International affairs

US Government feckless and sadly inefficient: Richard Fisher

“The economy of the United States is hog-tied by a government that is feckless, sadly inefficient, sadly ineffective, and in fact counterproductive,” Federal Reserve Bank of Dallas, President and CEO, Richard W. Fisher has told a CEDA audience in Melbourne.

According to Mr Fisher the US Government is more effective in forming committees to discuss what they might do, rather than providing businesses and citizens with the certainty they need to plan their futures.

"Under these circumstances it's no small wonder that American businesses are not expanding and growing jobs as fast as we wanted them to from our perspective at the Federal Reserve," he said.

"Our Government has played a counter-cyclical, counter-productive role as far as affecting economic growth.The inability of the US Federal Government to get their act together has countered the policy of the Federal Reserve, he said.

"I would argue that the current monetary accommodation of purchasing $85 billion a month in treasury mortgage backed securities becomes riskier by the day," he said.

"There's a tipping point where monetary accommodation comes to be viewed not as a pleasant stimulus that levitates bond and stock and housing markets all over the world… (but) instead becomes an agent of financial recklessness.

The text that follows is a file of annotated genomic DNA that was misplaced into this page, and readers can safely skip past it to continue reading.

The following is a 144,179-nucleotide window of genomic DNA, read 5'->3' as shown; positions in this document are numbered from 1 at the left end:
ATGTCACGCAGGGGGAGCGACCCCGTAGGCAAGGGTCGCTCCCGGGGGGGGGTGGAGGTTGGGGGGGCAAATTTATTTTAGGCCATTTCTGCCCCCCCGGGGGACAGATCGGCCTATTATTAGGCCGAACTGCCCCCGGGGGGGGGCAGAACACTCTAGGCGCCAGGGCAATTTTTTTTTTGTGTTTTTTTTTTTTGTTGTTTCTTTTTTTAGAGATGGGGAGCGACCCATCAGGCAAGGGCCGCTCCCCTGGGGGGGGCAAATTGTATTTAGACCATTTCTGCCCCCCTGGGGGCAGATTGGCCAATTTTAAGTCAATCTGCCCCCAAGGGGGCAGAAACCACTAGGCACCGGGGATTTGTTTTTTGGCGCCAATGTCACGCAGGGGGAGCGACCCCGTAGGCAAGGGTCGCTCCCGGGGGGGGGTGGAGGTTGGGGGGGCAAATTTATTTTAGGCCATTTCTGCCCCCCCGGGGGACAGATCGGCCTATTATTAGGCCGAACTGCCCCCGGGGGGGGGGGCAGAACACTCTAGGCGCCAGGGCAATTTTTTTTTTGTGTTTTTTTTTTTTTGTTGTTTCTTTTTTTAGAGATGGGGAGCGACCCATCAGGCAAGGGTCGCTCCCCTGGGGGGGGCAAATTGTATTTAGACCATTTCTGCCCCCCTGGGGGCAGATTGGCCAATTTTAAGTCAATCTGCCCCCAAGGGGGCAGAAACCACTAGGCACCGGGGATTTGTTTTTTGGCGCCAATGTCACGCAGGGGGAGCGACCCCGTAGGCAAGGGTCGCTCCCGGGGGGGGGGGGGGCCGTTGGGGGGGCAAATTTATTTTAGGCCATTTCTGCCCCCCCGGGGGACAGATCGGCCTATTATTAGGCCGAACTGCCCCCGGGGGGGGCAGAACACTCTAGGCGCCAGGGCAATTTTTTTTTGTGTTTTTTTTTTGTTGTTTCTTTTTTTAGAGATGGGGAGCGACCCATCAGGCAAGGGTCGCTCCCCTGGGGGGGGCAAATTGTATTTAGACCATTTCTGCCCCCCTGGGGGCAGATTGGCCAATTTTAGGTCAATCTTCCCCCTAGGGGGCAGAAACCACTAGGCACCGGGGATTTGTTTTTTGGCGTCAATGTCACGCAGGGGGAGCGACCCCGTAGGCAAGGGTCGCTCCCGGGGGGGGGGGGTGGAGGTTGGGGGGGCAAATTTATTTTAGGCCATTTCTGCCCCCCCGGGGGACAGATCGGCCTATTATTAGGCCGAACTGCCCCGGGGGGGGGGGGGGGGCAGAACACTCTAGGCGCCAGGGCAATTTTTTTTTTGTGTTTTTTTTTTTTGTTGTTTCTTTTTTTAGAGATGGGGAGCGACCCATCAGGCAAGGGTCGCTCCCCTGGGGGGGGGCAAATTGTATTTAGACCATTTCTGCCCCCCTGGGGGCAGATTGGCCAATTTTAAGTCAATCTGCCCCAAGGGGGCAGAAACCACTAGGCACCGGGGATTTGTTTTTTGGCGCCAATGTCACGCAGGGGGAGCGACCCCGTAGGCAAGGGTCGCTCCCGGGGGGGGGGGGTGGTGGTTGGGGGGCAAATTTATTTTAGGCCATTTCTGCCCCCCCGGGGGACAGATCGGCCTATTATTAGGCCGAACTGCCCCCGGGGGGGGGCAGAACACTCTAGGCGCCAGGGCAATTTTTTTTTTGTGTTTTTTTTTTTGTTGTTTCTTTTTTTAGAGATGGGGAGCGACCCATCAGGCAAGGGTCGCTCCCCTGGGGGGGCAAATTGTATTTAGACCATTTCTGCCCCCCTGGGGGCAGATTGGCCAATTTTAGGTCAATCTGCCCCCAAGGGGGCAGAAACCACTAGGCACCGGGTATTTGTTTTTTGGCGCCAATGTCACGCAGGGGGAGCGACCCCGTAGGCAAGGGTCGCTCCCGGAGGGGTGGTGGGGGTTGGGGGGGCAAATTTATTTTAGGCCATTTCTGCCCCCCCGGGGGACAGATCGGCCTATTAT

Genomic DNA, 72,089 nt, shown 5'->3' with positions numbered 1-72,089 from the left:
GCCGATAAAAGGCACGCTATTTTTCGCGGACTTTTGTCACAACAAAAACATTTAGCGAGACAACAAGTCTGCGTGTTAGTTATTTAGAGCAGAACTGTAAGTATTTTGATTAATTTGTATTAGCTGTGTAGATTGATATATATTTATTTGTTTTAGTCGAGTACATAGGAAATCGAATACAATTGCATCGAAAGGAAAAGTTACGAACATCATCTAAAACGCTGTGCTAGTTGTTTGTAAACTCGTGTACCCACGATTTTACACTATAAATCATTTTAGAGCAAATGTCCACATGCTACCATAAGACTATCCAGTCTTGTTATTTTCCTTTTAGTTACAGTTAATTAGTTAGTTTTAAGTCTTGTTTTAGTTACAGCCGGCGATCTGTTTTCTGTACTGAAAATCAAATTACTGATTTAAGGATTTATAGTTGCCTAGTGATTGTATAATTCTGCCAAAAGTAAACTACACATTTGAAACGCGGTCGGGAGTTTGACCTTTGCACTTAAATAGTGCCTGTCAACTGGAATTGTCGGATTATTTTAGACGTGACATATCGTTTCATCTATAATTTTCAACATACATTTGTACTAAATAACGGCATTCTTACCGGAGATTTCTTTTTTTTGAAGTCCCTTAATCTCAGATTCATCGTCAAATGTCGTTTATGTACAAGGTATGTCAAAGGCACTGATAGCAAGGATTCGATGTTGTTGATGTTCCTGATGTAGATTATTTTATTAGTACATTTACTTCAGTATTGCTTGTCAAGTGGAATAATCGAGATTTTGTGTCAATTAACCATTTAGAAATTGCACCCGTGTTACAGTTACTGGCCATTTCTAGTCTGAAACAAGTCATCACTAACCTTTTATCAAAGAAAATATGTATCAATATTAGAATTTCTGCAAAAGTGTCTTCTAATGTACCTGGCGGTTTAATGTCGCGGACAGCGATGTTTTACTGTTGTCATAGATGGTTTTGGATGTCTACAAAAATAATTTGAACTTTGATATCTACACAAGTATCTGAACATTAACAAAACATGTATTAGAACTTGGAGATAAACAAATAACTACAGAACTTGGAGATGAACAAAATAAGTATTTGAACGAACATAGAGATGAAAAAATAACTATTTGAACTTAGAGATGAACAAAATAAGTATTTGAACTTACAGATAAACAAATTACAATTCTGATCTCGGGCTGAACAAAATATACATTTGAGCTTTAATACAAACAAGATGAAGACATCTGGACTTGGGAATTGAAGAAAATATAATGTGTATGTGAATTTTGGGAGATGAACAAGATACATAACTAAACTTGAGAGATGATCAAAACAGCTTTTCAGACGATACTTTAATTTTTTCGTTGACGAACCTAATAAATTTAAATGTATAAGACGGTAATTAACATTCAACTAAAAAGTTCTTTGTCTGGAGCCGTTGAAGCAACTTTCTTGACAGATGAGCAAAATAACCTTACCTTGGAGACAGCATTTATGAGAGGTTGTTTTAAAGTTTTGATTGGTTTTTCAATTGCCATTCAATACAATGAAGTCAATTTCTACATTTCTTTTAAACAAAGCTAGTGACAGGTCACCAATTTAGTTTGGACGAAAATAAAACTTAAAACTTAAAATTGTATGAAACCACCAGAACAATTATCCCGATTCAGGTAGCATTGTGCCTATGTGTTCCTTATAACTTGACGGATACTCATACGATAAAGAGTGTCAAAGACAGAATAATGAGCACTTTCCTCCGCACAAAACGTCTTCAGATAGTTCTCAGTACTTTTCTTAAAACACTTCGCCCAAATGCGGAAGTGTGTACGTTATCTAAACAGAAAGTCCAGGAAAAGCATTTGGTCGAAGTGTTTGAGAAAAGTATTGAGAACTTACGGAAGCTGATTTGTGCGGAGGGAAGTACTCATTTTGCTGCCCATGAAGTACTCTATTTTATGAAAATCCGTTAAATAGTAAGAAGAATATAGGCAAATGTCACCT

"None of us really know where that tipping point is.

"With each dollar of treasury mortgaged backed securities that we purchase…we are inching closer and closer to that tipping point.

"If you have financial instability you cannot have economic stability, you cannot create jobs, you can't keep price under control."

Mr Fisher said there is currently no incentive for fiscal authorities to bring about change and the whole US system needs to be rebooted.

"Nobody's got the gumption to get it done…we make it easy for them to avoid ultimately making a decision," he said.

On the market side, Mr Fisher told the markets to grow up and stop behaving like children whose candy has been taken away.

The markets are deeply concerned but in the end our job is the real economy, the people in the middle income quartiles, he said.

"Has our policy improved their prospects for acquiring a job, being given a job and expanding their own prosperity?"